2. Jeff October 7, 2010 at 3:42 pm

    “Compassion, compassion, compassion, compassion”. Once again Beck has turned one of the best words in the language into something bad. Just amazing.

  3. margaret October 7, 2010 at 3:44 pm

    We have this same possible situation in our county and I know the people that have refused to pay the new fee that was passed this spring are watching what happens. The SL county passed a fee instead of a tax based on the size of your needs . Like a larger business such as a lumberyard would pay a larger fee than a steel warehouse. Wood burns steel doesn't. The apartment complexes that have large amounts of police calls per year pays more than one that doesn't. Needless to say the business have pitched a fit and about 1/3 have not paid and said they hired people and deserved a more universal bill. But the county said that wasn't fair to the homeowners and was inforcing the fee with liens on the property.

    Interesting to see how this turns out. Still of the fireman just didn't respond and their wasn't a house next door. Then would be even be hearing about this?

  4. Janet October 7, 2010 at 9:54 pm

    I really like the way Huffington Post entry was stated.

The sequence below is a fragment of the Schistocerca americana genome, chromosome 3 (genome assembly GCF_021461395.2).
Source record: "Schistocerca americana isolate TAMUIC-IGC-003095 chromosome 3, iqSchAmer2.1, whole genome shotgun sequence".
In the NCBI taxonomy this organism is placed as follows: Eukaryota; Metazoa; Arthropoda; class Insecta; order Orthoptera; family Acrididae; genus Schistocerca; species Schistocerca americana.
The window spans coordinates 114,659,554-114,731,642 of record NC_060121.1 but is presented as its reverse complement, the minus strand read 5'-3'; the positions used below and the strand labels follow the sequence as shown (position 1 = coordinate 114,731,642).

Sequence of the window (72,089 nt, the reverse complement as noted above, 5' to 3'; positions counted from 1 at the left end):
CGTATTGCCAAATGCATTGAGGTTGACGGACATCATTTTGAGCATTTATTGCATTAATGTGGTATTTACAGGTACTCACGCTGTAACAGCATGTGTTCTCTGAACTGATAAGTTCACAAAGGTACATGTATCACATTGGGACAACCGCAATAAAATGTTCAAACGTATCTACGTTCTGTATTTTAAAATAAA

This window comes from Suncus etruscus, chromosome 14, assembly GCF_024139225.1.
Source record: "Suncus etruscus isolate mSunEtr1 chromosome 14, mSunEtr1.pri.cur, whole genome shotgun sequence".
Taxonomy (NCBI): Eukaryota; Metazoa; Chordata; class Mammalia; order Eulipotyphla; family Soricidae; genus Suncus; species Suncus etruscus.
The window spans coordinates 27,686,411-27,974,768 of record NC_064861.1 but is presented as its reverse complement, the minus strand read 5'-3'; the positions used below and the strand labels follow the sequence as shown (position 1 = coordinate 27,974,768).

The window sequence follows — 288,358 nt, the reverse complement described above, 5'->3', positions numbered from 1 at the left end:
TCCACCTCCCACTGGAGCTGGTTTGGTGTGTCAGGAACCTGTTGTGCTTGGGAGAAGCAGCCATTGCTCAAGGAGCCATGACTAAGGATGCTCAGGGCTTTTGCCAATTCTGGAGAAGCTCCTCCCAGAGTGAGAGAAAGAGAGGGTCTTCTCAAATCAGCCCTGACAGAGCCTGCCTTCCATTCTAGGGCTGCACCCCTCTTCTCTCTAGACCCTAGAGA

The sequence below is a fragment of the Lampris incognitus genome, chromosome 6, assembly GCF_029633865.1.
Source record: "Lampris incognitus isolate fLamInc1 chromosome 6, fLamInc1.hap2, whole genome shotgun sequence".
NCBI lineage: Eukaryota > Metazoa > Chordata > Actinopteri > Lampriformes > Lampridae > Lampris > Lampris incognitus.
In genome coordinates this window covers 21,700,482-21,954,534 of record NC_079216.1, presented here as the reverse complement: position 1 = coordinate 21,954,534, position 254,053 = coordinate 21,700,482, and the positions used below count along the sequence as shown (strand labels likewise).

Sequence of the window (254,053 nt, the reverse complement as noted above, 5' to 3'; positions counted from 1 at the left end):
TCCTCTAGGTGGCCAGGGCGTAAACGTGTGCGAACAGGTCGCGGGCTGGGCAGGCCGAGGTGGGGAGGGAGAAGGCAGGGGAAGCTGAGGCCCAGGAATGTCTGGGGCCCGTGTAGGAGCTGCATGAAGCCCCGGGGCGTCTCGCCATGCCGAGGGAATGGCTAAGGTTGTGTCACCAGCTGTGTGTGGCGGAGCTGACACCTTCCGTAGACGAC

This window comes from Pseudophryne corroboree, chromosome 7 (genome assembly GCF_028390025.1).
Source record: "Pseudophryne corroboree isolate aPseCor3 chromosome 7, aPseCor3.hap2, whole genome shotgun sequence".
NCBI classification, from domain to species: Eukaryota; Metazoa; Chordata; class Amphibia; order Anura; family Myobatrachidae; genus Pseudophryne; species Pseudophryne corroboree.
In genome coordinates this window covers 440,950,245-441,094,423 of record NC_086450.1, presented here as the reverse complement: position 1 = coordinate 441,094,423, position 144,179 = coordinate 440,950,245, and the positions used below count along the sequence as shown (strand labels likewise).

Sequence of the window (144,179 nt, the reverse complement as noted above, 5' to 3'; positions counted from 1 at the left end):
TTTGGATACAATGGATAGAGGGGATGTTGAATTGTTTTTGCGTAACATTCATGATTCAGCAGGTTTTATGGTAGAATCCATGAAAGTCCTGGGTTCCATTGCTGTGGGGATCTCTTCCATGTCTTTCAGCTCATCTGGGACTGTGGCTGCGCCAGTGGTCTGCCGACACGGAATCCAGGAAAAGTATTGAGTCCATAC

5. EC Thompson, MD October 8, 2010 at 1:58 pm

    I never said anything like I didn't understand the difference between city and county fire departments. My comments were clear. They were in the first paragraph of both posts. I clearly stated that I didn't understand the mentality of letting a house burn when you have the fire department standing there.

    It is easy to get lost in the weeds in this case. Everybody feel sorry for anyone who lose their house (unless they burn it down themselves). My point, I thought, was clear. There are some things that we should do in this country as a community good. There are some things that government should do. One of those things is to provide firefighters for its citizens. Now there is a debate over city versus County versus state. That's reasonable. What should not be up for discussion is private versus public. No matter what a group decides firefighters should fight fires. There should be no instance in which a firefighter watches a house burn. (Of course there are exceptions in which firefighters are out of equipment or the fire is simply too big and therefore they need to protect surrounding structures and let that fire burn; these exceptions are understood.)

    As usual, thanks for your comments.

  6. Joe White October 9, 2010 at 4:12 am

    The city that pays the firefighters is responsible for their safety. If the city (through the fire chief) orders firefighters to risk themselves in a situation where they are not supposed to be, and one of them is injured or killed, then the city is liable, as also possibly the fire chief could be personally liable.

    I have no idea what you are talking about 'private vs public'. These firefighters are and always have been public employees of the neighboring city of South Fulton.

  7. Joe White November 12, 2010 at 6:43 pm

    Here we go again. In this case, it’s town residents wanting to sponge off the county.

    Are we actually gonna ask people to PAY for public services? I thought government was free for everyone. lol

    The town of 31,000 people COULD set up police and fire protection of it’s own, but apparently hasnt done so.